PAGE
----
Emotional Abuse is Emotional Bullying

The Silent Treatment – Making Changes to Break the Silence

The silent treatment is a damaging form of nonverbal communication in an interpersonal relationship. Abuse victims need to make changes to stop this abhorrent mind game.

Interpersonal communication is a learned skill. Children learn their communication skills mostly from watching their parents. Conflict resolution and problem-solving skills are developed by observing how parents interact. Some schools teach how to resolve problems and conflicts but the situations are peer-based. Children view their parents as teachers in how to behave in an intimate relationship. If the learned skills are amiss, and not corrected, the cycle of abusing or becoming a victim, will continue.

The Silent Treatment

Emotional hijacking happens too frequently in many relationships. For some, the abuse is infrequent, for others the abuse is consistent and it erodes the victim’s well-being.

The silent treatment may last anywhere from hours to weeks. Ironically, the recipient ultimately gives power to the abuser by begging for the silence to stop. Even though the silence may cease, further damage is inflicted on the victim due to unanswered questions that fill the head with frustration and confusion. The victim internalizes negative feelings in fear that expressing his thoughts will ignite verbal abuse or another round of silent treatment.

Manifestations of emotional abuse can deepen to include: anxiety, depression, suicidal ideation, drug or alcohol dependency, and eating disorders. In time, the tension in the home becomes unbearable. Life with a person who inflicts emotional abuse affects the nerves and this has a ripple effect on children, who are exceedingly intuitive. These learned skills can ultimately cause them to become an abuser or to become a victim.

Stop the Abuse

Stopping abuse is easier said than done. In many abusive relationships, the victim still loves her partner, but not his actions. Setting the scene for change is difficult and time-consuming. If children are involved, this makes the task even more onerous.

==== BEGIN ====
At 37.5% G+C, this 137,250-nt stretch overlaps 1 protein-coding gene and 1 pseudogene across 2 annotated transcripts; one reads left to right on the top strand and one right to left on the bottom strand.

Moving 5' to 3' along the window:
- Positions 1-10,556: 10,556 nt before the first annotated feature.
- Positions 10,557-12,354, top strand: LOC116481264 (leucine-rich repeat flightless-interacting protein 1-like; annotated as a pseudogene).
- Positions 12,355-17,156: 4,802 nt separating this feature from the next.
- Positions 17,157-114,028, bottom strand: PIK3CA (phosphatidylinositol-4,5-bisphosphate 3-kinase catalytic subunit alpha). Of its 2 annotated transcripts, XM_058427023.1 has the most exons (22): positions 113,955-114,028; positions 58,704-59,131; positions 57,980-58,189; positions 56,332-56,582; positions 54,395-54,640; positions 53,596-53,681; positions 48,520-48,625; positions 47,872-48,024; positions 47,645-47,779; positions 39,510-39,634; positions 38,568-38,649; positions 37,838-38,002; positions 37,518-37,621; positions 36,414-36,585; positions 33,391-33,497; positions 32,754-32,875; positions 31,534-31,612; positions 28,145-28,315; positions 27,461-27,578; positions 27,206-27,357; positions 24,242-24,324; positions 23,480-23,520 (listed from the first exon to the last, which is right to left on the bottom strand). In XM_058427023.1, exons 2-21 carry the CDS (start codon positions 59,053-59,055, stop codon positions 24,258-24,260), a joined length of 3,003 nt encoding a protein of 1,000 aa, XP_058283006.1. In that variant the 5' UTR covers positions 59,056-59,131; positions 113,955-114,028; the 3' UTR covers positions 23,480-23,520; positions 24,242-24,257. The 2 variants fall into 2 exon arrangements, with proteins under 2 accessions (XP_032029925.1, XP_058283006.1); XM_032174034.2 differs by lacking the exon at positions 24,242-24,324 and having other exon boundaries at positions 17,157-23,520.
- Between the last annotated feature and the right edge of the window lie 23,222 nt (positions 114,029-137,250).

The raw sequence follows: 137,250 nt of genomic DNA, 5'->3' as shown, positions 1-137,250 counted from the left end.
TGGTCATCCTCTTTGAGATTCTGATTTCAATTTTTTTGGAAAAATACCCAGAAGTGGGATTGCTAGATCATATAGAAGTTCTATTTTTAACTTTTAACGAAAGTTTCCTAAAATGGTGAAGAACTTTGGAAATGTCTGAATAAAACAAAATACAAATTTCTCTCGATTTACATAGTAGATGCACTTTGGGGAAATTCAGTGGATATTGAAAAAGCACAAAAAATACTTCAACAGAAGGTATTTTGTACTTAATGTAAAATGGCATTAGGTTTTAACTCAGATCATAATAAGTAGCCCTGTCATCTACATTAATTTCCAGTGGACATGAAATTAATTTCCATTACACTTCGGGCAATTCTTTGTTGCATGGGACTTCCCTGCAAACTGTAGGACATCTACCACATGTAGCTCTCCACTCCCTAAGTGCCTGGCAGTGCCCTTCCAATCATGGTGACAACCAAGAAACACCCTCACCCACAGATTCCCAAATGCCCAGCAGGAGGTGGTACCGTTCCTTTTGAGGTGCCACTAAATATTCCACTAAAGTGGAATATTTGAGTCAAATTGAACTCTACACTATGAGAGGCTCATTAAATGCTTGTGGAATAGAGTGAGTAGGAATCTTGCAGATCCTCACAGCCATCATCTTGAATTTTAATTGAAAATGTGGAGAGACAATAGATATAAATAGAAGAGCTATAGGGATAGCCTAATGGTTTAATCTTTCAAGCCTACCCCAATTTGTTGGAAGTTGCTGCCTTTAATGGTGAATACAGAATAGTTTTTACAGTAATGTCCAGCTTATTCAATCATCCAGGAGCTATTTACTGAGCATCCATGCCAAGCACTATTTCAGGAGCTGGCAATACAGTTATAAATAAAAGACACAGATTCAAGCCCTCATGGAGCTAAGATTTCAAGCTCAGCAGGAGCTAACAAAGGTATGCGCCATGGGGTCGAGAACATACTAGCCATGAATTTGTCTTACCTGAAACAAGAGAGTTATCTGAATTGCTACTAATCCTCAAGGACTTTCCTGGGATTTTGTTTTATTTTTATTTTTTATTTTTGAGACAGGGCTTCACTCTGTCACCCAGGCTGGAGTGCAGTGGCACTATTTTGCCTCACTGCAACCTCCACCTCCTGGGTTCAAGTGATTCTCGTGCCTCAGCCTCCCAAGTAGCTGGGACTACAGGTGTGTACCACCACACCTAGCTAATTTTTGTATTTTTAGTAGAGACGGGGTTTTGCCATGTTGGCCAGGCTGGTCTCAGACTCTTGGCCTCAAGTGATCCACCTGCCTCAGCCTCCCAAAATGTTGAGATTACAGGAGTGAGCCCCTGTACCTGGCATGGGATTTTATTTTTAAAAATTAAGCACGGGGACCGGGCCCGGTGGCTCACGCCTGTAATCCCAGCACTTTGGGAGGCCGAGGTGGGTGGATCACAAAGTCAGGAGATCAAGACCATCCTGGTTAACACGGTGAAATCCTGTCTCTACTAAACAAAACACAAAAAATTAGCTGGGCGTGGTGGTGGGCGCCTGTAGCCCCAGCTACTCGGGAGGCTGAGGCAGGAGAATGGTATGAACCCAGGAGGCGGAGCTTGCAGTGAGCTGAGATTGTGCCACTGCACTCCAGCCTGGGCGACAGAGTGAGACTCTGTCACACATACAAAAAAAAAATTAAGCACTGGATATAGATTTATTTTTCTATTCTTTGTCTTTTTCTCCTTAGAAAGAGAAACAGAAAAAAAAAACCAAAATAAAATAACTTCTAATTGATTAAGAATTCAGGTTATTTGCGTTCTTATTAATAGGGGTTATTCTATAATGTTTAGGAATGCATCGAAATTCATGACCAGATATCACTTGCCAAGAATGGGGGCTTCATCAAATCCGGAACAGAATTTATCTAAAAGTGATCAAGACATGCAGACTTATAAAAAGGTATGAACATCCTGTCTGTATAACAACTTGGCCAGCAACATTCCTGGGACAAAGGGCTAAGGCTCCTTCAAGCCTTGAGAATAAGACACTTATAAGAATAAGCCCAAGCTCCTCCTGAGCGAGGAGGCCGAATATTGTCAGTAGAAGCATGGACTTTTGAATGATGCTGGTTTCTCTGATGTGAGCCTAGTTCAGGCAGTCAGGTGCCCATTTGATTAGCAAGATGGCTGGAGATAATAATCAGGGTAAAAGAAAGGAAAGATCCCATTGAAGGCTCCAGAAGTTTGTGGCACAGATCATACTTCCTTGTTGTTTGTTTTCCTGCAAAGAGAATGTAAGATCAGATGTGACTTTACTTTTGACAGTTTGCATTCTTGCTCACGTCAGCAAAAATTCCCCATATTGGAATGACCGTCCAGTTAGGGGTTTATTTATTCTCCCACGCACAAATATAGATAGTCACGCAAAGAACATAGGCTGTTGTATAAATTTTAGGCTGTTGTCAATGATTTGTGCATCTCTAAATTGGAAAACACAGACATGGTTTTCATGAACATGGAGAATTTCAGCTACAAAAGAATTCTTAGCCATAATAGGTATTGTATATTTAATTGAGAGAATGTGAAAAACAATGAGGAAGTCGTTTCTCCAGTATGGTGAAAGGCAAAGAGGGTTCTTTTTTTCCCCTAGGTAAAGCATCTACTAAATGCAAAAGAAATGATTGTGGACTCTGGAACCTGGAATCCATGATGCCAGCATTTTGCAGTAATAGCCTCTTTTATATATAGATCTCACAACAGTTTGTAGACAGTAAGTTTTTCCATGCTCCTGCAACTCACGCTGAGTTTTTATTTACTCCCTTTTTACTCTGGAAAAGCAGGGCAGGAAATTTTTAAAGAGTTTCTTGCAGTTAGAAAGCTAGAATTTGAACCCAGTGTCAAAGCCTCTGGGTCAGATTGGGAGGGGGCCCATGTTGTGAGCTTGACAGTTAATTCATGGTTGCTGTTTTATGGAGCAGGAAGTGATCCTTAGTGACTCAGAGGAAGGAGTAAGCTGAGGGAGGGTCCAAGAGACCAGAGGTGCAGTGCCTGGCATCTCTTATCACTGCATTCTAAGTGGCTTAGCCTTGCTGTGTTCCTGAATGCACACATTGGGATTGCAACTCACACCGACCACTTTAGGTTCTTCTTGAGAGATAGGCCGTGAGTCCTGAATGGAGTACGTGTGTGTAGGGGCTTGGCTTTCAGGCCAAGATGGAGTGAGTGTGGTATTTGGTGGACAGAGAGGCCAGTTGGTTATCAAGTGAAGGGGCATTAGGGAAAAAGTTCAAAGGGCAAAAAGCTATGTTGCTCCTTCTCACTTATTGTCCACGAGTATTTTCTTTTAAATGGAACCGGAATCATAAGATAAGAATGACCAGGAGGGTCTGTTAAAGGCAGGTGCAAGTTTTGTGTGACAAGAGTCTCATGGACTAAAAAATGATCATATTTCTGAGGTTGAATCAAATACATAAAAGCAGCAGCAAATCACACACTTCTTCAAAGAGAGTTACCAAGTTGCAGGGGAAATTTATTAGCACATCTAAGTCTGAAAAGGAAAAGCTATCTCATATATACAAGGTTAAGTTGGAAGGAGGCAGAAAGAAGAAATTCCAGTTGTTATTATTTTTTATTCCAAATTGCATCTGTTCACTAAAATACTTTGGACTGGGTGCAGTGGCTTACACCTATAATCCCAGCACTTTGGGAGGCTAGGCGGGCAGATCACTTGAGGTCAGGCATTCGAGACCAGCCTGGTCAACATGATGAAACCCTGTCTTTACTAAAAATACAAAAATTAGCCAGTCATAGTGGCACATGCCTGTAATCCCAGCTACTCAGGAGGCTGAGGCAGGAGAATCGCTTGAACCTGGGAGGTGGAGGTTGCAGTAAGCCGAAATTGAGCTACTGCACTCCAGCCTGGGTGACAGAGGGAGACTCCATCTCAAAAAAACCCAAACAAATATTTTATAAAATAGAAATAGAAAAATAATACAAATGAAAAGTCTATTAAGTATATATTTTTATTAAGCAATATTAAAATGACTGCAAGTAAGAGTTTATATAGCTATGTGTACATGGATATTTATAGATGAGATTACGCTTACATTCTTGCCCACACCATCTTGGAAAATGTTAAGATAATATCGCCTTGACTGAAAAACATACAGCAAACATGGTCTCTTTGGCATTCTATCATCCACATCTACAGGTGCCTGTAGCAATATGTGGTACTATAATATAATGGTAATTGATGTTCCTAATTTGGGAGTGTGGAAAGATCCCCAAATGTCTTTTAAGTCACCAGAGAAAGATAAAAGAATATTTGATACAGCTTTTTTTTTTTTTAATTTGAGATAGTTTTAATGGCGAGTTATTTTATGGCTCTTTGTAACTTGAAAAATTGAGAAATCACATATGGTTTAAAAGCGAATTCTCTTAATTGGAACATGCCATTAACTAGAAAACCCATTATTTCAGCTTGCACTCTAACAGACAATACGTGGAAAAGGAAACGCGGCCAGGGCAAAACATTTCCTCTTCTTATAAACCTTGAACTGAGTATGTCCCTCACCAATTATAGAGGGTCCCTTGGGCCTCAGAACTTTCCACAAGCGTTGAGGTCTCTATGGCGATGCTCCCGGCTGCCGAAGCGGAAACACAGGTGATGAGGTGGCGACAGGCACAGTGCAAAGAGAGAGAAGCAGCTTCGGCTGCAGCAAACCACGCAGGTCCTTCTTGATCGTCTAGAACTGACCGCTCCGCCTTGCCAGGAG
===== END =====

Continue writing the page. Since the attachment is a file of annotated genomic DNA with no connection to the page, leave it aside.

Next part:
• Keep a journal and record everything. Journaling on a computer is not safe, but handwriting a journal and keeping it in a safe location is highly recommended.
  • Develop a support network of family members or friends.
  • If there is no one who can be implicitly trusted, call a helpline or crisis line as often as needed to get the anger out. In the journal, log the date and time when each call is made and to what helpline. After each call to a helpline, hang up and dial any another number. This is important in covering tracks.
  • Create a backup plan should violence erupt. Talk to family members and friends to ensure there is an available bed and if this is not possible, know what shelters are close by. It’s more important for men in having a backup bed with family or friends as shelters for men are rare.
  • When a plan is in place for the worst case scenario, choose a moment when the partner is in a good mood. Start off the conversation with positive points about the relationship. Slowly, and with taking ownership of feelings, let the partner know how “I feel changes need to happen in order for me to stay in this relationship.” While in conversation with the partner avoid using “you” as much as possible.

Letting a partner know the seriousness of the situation has three possible outcomes:

  • The partner will be receptive to getting help and making positive changes.
  • The partner might become violent.
  • The partner may walk out and ignore the conversation.

If the partner walks out, let a day or two go past, then using effective communication, revisit the talk. If there is no progress, then following through with action will speak louder than words.

Healing is not easy and will take time. No matter the outcome, if getting professional help is not a financial option, there are many web sites that can assist with self-help. Local libraries have many books that can also assist in the journal to healing.


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